The next season, Boyd still was not himself and went through several setbacks before realizing it would be another before he would play, which then led frustration growing inside of his head.

“I learned a lot, but setbacks started coming in and it started looking like that I might sit out another year and then that’s when it started having it take a toll on me mentally,” Boyd said. “I would say it was right around the first half of last year that it looked like I was going to have to sit out a whole another year. I remember thinking after sitting out after one year that I don’t know how some people sit out for two years and then it ended up happening [to me].”

Despite the frustration, Boyd stayed positive and was finally able to step on the mound this past summer as he played for the Acadian Cane Cutters for summer baseball. It was there Boyd slowly redeveloped his pitching and found his identity again on the mound.

“I think [summer baseball] was probably the best thing for me,” Boyd said. “I was thrown out into the fire because I was a starter from our first game, so I didn’t have any choice but to figure something out. Around that second or third outing, I found a way to throw all three of my pitches comfortable for strikes with consistency. The command was there with my fastball and changeup. I would say the speed of all three of my pitches and my curveball was well below where they needed to be. But when I came back this fall, that’s where I saw the most improvement.”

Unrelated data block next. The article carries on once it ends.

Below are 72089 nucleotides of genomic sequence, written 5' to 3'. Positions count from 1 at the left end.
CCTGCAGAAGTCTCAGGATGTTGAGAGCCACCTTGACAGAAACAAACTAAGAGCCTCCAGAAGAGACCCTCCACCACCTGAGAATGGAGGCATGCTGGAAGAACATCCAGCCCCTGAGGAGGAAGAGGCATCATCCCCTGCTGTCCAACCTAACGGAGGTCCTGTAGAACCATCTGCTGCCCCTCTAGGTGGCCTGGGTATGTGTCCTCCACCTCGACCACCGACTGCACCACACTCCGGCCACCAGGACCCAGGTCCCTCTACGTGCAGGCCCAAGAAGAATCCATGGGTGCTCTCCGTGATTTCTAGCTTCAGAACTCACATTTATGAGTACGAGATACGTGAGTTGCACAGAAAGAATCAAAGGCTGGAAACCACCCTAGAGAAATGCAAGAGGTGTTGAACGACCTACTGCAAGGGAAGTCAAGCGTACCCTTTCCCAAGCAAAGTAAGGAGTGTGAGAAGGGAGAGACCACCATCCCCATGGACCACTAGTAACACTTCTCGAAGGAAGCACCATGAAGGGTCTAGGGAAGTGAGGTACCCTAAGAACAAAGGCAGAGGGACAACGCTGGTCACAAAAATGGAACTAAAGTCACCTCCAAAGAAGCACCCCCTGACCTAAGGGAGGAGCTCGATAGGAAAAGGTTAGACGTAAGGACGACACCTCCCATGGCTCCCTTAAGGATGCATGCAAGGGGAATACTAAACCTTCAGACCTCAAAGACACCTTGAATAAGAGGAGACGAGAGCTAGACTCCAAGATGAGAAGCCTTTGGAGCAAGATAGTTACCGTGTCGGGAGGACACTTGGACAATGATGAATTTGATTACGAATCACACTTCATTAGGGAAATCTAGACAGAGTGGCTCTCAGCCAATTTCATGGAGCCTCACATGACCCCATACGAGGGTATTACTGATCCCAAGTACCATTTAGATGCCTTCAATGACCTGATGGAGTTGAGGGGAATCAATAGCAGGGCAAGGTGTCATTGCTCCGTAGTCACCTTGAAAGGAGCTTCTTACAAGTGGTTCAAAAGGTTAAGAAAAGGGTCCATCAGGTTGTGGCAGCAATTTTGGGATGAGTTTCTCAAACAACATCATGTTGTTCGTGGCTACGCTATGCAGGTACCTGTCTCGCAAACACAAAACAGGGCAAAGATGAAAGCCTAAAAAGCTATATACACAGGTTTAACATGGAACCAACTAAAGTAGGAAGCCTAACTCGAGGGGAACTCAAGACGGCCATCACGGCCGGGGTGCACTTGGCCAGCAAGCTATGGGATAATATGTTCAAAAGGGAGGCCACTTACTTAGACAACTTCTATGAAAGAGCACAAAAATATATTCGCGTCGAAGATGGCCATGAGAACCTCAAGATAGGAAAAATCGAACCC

This past summer, Boyd logged a 3.68 ERA while throwing seven strikeouts and allowing eight walks, but most importantly, Boyd regained his confidence in himself.

“That first year, I was stressing myself out over my expectations and if I was letting people down by being injured and then honestly after that second year, I changed a lot as far as my mentality,” Boyd said. “This summer, I learned never to take any pitch or any game for granted because I forgot how fun it is to go out there and compete. I’ve definitely stopped worrying about expectations as far as when people want me to pitch or how they want me to or stuff like that.”

According to pitching coach Christian Ostrander, Boyd’s progress has created excitement.

“Drew had a good fall,” Ostrander said. “I loved where he was. I told him I feel like he is a guy that is going to be a big bullpen pitcher for me. That’s whether leftie on leftie or do this or that. I think he is effective against lefties or righties. I think he is going to be a guy that gets a chance to come in and get out of jams or do whatever and pitch. The opportunity is going to be there for him.

When asked what he thought his role should be in the upcoming season, for Boyd to have any chance to pitch is all that mattered.

But all that matters for Boyd is not to make his debut with a USM uniform anymore bigger than it will already be and to simply enjoy each moment is his main focus.

“I’ve definitely imagined [the first time on the mound],” Boyd said. “But I honestly down know because I imagined it last year, but it didn’t work out. I try not to think about it too much because I start to get excited about it. It will be a big moment, but I don’t want to make it more than it already will be.

“The only person I can control is me. If I’m worried about people’s expectations [then], that’s just going to put unnecessary pressure while I’m out there. It’s a lot easier to worry about me and going out there, playing ball and having fun.”